I wanted to say something about the retirement of Shaquille O'Neal, because Shaq has been a hugely prominent figure in my life as a sports fan. Basketball was probably my first favorite sport, simply because it was the easiest to pick up and play. When Shaq hit the NBA, I was at just the right age. He seemed to instantly legitimize the idea of the baby franchise Orlando Magic, and quickly led them to an NBA Finals, where of course Hakeem Olajuwon and the Houston Rockets tore them up, but hey.
Over the years, I watched as O'Neal got bigger -- both in star power and on the scales. He wound up leaving more than his mark on the sport, though -- winning championships, being one of the very biggest sports stars on the planet, dominating when healthy and focused.
It always used to bother me that O'Neal basically forfeited a very good chance to be the single most dominant physical presence in NBA history. His size, power, and athleticism could have made him truly unstoppable. But Shaq put on weight, had some health problems, and as great as he was -- and he was great -- he never quite got there.
That doesn't bother me anymore. The older I get, the more I've realized that Shaquille O'Neal's entire life isn't basketball. He made great money. He had a great career. And along the way, he had his fun, making movies and albums and video games and commercials and all kinds of other crap. There's more to life than a career, even if you're a big-time basketball star with a huge contract.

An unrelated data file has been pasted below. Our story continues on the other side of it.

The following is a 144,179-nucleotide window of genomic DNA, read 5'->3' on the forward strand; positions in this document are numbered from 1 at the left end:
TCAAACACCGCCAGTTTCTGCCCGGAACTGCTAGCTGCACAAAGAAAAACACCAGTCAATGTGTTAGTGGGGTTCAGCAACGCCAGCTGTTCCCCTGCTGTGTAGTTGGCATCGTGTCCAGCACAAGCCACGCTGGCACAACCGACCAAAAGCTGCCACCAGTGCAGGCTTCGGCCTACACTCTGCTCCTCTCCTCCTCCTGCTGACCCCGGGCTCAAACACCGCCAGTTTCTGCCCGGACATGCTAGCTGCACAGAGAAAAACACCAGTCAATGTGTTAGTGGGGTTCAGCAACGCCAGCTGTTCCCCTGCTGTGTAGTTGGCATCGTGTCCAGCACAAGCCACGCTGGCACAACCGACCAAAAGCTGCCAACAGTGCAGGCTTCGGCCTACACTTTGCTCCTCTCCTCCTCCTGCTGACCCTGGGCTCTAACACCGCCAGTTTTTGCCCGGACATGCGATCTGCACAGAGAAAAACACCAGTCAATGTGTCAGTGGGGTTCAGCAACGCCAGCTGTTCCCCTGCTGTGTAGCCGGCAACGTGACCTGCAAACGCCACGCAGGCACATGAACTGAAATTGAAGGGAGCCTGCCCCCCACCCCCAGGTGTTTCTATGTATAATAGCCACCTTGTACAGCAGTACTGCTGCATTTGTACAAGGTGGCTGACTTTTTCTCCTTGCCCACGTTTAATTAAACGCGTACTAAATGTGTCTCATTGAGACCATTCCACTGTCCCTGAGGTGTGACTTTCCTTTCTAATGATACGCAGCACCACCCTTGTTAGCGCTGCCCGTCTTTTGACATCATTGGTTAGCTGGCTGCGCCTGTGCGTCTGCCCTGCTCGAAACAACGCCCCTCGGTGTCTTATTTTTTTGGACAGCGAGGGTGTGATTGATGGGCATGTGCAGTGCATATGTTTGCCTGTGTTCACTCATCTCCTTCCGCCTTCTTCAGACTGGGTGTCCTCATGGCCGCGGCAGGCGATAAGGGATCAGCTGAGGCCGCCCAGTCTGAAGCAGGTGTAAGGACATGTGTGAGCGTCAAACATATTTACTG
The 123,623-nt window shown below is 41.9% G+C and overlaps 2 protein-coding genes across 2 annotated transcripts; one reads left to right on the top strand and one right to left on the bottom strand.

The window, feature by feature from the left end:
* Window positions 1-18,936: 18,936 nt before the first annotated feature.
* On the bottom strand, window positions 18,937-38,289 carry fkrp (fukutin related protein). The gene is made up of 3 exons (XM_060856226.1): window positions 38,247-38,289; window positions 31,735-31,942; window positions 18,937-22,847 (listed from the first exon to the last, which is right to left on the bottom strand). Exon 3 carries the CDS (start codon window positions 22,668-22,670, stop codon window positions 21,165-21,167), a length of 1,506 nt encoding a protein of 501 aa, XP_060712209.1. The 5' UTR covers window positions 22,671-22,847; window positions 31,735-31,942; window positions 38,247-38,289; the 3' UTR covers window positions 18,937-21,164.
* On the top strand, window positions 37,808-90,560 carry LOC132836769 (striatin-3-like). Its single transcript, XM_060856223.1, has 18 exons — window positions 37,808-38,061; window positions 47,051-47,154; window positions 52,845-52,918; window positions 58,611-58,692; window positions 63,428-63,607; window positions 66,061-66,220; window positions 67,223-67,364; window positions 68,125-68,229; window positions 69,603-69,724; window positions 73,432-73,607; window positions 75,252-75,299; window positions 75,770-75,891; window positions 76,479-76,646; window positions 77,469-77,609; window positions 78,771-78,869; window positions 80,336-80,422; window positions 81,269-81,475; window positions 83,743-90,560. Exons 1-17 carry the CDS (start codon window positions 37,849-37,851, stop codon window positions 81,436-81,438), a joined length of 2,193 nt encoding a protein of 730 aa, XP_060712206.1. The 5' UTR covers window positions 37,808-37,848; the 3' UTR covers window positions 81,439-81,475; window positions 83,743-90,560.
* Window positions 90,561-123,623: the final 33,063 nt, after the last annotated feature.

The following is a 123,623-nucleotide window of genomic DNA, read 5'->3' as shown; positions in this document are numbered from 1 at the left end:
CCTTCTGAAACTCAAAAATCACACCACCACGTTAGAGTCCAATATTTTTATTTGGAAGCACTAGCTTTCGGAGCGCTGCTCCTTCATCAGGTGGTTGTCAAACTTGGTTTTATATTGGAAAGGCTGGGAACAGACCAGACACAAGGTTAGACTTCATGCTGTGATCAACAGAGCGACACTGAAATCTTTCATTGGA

Maybe someday it will bother him that he didn't do more in basketball, but I doubt it. It might bother him more that he never made Kazaam 2.
Shortly after hearing about his retirement today, I couldn't help thinking of the episode of "Shaq Vs" that saw O'Neal "fight" Oscar de la Hoya in one of the most ridiculous-looking things I've ever seen on television, and I mean that in a nice way. It was fun. It was even funny. And I thought it showed something important for both men -- Oscar and Shaq had a flair for show business and even the silly, which separated them from most of their contemporaries. Even when some didn't understand what they were doing, they made it work, one way or another. They became cultural icons not because they were great at their sports (which they were), but because they grew outside of their sports. Few do that. Few have the ability.
The full video of their exhibition is after the jump. And farewell, Shaq. Enjoy retirement. As a basketball fan, I will only regret that you helped Kobe Bryant get into terrible discussions where people compare him to Michael Jordan.